Sometimes it takes a tough lesson to create change, and that’s just what Trevor Soppracolle discovered in 2002.
Trevor was working on a snubbing rig near Rocky Mountain House, Alberta, when he became the catalyst for a serious overhaul in oil and gas safety. Continue reading
We’re all striving for zero incidents, and we believe that no employee should ever be exposed to danger during their workday Continue reading
Getting a blow to the head is a pain at the best of times. The end result could be anything from a bruise or headache to a concussion or much worse. Sometimes, it’s hard to tell when a head injury warrants a trip to the hospital. Continue reading
Last week on this blog, we heard from Shirley Hickman, who shared the story of her son, Tim, who died in a workplace explosion.
Shirley also talked about the National Day of Mourning – a day dedicated to those whose lives have been lost or changed forever by workplace injury. We promised, in that post, that we would come back to the Day of Mourning to explain more.
Nobody likes to think they’re a statistic, but in 1996, that’s what Shirley Hickman and her family became. An explosion at the City of London arena where her son Tim had a part-time job left their lives changed forever.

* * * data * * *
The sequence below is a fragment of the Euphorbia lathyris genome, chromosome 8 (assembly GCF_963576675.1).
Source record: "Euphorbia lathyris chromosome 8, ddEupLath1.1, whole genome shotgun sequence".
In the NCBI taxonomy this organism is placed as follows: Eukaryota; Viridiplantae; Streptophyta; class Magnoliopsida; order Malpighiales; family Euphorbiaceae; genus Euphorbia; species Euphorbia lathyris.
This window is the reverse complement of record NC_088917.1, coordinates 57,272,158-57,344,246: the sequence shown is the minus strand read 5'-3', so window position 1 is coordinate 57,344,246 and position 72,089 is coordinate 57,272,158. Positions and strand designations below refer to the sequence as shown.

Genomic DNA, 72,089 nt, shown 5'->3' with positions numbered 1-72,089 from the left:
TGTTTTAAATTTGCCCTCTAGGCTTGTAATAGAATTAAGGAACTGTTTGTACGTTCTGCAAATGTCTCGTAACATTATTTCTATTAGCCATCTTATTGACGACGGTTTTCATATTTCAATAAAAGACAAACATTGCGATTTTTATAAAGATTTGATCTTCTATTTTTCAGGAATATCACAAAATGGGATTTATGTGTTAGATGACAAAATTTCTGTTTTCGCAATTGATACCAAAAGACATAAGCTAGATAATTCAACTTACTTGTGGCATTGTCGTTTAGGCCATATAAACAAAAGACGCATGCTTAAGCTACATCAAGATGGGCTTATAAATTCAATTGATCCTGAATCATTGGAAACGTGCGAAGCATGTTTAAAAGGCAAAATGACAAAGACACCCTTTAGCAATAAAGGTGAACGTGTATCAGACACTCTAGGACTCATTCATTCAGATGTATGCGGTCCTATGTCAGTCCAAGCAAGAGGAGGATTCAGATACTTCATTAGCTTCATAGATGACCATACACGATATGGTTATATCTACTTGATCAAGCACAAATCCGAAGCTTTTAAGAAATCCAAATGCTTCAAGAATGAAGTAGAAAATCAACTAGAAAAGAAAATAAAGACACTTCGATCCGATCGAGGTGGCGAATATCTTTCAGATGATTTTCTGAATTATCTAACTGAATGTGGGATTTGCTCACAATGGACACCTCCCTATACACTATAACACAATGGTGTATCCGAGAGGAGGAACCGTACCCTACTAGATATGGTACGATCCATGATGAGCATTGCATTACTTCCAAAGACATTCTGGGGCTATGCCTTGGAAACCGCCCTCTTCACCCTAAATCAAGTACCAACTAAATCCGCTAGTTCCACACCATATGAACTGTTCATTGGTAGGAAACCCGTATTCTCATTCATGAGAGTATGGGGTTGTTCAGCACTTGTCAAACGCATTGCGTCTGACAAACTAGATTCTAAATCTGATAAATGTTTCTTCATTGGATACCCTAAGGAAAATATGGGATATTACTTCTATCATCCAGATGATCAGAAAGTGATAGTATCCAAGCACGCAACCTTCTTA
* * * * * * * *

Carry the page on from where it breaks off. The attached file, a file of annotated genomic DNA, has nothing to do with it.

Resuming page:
Wearing the correct personal protective equipment for the job is important at all times. But when you’re working at heights, it’s a matter of life and death. Continue reading
When a crisis hits, people are relying on you to keep your head – and knowing who to call could mean the difference between life and death.
If only it were as simple as remembering those three magic numbers: 9-1-1! Continue reading
On most worksites in our industry, huge trucks and heavy equipment are a constant presence. We rely on the drivers to use their driving skill and good judgement to keep everyone safe – but what about when the drivers are relying on others for guidance? Continue reading
We’re pretty excited that the PSC has reached its 65th year, so this week we thought we’d revisit the early days. Here’s a quick look back: